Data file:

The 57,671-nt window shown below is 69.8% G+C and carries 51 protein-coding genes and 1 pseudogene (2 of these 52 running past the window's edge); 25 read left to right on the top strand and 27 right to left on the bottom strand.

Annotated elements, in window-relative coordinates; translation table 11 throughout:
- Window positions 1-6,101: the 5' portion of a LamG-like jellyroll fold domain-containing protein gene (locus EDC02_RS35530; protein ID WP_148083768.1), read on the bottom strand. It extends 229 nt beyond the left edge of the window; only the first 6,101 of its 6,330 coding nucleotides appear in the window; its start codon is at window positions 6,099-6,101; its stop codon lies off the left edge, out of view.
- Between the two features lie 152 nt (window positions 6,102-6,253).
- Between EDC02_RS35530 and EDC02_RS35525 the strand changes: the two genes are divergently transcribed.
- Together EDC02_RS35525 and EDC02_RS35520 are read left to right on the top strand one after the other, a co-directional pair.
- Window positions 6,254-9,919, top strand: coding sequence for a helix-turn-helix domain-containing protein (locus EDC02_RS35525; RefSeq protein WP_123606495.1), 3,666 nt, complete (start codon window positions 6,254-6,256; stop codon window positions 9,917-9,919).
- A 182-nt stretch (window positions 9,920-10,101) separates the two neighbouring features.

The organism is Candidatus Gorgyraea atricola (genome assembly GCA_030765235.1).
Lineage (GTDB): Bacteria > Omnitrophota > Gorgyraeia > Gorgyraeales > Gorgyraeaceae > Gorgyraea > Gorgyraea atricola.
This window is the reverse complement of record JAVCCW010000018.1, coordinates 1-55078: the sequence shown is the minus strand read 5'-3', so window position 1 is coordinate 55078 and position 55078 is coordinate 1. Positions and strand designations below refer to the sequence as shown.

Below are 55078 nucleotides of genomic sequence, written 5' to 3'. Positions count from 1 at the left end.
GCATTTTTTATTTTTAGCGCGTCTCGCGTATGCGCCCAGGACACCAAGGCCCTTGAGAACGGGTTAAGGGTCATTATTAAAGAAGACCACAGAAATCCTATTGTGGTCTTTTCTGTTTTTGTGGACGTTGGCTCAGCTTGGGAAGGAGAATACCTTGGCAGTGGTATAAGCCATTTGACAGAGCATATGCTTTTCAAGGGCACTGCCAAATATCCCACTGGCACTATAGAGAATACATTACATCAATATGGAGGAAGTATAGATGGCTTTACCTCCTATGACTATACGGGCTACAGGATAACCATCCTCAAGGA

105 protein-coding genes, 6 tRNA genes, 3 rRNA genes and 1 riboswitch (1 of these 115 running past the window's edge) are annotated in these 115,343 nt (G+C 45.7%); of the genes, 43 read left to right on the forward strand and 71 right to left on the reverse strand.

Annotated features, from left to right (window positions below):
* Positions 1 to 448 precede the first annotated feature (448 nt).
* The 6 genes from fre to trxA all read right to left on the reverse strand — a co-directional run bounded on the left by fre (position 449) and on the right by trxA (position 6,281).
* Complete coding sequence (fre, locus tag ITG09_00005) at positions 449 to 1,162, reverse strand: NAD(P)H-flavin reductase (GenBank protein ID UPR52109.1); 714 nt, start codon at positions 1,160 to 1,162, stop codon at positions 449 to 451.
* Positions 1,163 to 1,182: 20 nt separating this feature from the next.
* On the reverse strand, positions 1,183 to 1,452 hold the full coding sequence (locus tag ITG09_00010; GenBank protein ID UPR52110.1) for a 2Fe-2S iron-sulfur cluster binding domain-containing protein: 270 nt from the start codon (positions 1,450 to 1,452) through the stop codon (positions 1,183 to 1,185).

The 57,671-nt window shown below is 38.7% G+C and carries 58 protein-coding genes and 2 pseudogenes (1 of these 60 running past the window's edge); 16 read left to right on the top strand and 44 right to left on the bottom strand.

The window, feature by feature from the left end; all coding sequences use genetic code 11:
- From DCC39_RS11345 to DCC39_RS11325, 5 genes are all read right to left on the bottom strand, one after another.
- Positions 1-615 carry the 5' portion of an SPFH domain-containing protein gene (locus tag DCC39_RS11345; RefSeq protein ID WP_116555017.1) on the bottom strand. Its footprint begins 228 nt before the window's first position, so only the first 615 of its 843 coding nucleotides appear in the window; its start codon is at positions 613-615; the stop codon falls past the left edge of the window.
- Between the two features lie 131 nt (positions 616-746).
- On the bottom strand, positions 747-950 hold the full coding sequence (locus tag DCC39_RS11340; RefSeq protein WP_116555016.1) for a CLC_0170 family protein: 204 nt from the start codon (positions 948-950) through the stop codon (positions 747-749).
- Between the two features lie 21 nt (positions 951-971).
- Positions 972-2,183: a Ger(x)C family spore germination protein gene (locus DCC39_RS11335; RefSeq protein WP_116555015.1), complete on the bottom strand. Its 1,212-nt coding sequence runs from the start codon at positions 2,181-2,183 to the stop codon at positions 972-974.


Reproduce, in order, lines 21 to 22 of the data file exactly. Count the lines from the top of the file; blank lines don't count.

The 57,671-nt window shown below is 38.7% G+C and carries 58 protein-coding genes and 2 pseudogenes (1 of these 60 running past the window's edge); 16 read left to right on the top strand and 44 right to left on the bottom strand.

The window, feature by feature from the left end; all coding sequences use genetic code 11: